A bankrupt economy haunted Byzantium and its effects are best seen in the army. Unable to pay soldiers timely or outfit them appropriately, recruitment dwindled until the army had no other choice than to rely predominantly upon mercenaries. Directives issued by Michael and Andronikos accelerated the decay and helped bring about the future dismantling of the Empire. Their myopic visions may have addressed short-term problems but produced long-term consequences the Empire could not withstand. The Byzantines possessed strong character qualities and were adept diplomats but they could not continue unchecked forever and the Ottomans dealt the deathblow in quick order. Everett Wheeler’s thoughts are worth pondering as we conclude this discussion of Byzantium and its fall: what is most impressive is not the circumstances of Byzantium’s fall, but that they lasted as long as they did.


    [1] Sigfús Blöndal and Benedikt S Benedikz, The Varangians of Byzantium: an aspect of Byzantine military history (Cambridge: Cambridge University Press, 1978).

    [2] Susan Reynolds. Fiefs and Vassals. (Oxford: Clarendon Press, 1993).

Second Arab Siege of Constantinople in 717–718


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Date: August 717–15 August 718.

Location: on the Sea of Marmara, modern Istanbul.

Forces Engaged:

Byzantine: unknown. Commander: Emperor Leo the Isaurian.

Muslim: 210,000. Commander: Maslama.


Defeat of Muslim forces in their first serious attempt to overpower the Byzantine Empire led to another seven centuries of Christian power in southeastern Europe.

Historical Setting

Constantine the Great established the city of Constantinople as his capital in 323. In doing so, he occupied the former city of Byzantium, which for centuries had controlled the straits separating Asia and Europe. The Sea of Marmara is flanked northeast and southwest by the Bosphorus and the Dardanelles, two narrow straits linking the Mediterranean and the Black seas. Unless one goes completely around the Black Sea, the passage from Europe into Asia Minor is across one of those straits. Therefore, Byzantium/Constantinople/Istanbul has been an extremely strategic possession for both land and naval warfare, as well as overland and maritime trade. As Rome faded and Constantinople rose in power, it became the seat of the Eastern Roman, or Byzantine, Empire.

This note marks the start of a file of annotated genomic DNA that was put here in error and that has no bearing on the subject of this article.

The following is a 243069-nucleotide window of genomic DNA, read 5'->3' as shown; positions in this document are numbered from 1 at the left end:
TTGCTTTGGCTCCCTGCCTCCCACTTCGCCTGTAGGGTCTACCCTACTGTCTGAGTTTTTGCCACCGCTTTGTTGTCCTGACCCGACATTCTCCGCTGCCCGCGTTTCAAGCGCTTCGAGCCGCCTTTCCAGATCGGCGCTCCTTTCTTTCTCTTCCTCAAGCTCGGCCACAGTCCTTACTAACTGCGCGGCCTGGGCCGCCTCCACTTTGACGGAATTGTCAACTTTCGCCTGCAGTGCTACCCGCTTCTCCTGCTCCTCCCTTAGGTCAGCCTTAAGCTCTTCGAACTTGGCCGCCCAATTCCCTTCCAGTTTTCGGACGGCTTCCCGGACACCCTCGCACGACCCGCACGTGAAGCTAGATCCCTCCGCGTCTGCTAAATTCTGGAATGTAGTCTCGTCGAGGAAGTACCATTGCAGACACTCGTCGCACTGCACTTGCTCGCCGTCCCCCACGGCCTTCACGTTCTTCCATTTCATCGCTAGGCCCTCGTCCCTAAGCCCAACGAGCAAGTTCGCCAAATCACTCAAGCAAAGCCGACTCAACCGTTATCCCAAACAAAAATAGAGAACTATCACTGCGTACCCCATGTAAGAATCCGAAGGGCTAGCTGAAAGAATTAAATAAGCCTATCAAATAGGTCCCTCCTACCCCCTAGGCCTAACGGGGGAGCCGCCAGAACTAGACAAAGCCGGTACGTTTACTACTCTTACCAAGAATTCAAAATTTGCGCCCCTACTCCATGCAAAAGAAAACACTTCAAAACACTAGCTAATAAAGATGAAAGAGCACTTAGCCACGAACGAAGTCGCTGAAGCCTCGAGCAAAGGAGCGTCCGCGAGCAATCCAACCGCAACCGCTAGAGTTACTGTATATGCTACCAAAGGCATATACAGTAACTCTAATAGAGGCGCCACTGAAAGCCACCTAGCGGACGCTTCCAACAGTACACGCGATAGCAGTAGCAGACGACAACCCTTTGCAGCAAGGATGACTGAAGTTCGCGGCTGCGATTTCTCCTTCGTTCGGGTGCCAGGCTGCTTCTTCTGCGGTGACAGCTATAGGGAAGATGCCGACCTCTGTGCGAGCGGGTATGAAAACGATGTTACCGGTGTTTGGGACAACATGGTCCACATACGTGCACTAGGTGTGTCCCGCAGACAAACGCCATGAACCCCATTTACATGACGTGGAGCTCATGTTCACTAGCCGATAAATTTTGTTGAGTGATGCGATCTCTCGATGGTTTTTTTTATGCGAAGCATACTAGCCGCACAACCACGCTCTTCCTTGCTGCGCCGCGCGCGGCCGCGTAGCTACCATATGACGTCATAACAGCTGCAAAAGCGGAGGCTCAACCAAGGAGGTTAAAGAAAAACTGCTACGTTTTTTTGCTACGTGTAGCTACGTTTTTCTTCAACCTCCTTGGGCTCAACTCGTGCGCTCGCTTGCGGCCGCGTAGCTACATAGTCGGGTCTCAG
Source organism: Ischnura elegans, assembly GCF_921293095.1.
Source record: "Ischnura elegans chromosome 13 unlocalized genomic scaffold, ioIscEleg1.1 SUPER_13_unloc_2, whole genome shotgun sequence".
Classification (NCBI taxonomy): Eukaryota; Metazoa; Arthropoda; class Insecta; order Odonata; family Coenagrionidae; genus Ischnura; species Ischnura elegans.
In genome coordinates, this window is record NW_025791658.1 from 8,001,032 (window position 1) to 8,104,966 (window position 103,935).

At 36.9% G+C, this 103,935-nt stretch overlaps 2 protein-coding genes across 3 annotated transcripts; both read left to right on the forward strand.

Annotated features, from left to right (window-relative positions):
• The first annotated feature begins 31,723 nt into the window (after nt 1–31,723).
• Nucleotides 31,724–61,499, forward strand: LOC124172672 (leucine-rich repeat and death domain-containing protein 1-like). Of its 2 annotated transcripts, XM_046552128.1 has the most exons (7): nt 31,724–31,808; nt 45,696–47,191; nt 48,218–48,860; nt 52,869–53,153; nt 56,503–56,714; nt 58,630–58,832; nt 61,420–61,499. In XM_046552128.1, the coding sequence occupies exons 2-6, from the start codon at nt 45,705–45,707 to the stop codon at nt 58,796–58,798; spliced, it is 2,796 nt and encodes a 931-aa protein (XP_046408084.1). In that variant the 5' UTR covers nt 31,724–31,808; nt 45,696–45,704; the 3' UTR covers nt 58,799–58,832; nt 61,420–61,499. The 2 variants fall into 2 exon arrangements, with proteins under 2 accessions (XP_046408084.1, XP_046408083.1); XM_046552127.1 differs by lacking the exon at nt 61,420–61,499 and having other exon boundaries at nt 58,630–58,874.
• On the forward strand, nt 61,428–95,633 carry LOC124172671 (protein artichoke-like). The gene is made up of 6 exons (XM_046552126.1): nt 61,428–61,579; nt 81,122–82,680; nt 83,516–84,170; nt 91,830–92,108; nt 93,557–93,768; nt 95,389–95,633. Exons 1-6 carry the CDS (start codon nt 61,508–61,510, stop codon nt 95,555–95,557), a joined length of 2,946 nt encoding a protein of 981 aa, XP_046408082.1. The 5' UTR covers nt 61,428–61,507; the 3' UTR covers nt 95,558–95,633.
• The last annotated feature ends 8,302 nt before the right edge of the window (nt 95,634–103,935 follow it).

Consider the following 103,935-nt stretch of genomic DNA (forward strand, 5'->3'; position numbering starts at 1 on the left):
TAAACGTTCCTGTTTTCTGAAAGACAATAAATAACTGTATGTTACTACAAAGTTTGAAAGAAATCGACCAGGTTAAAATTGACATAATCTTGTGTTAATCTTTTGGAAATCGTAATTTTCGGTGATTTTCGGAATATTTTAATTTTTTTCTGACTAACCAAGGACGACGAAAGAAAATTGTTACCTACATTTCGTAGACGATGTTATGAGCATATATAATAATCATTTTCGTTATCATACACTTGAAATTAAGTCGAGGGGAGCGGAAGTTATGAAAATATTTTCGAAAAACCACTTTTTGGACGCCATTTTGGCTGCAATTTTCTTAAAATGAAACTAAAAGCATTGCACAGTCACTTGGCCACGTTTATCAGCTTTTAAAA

Muhammad the Prophet founded Islam in Arabia in the seventh century. Claiming his divinely inspired teachings, the Koran, to be the successor to the Bible and the fulfillment of God’s plan for humanity, he spread his faith by both proselytization and warfare. By coincidence (or divine intervention) Muhammad arrived on the scene just as the two Middle Eastern powers, Persia and the Byzantine Empire, had fought each other to an exhausted standstill. He was therefore able to acquire massive territorial gains hand in hand with the spread of his faith. Both Persians and Byzantines suffered major losses of real estate as well as major losses of converts to Islam, who found it less oppressive than the ultraconservative Orthodox Church.

Muhammad the Prophet had a public career of ten years (622–632), then died without publicly naming a successor. His close associate Abu Bakr was elected to succeed him but ruled only two years; upon his death Omar reigned as caliph (“deputy”), the religious and political head of Islam. For ten years Omar oversaw Islam’s expansion into Byzantine territory, Persia, Syria, modern Iraq, and Egypt. It spread further still under the caliphate of Othman (644–656), ultimately stretching west to the Atlantic shore of North Africa as well as east to Armenia and Afghanistan. After he was assassinated Islam split into two major factions: the followers of Muhammad’s nephew Ali became the Shi’ites, while the supporters of the Syrian governor Muawiya started the Sunni faction. Muawiya established the Umayyad dynasty, which ruled from Damascus between 661 and 750.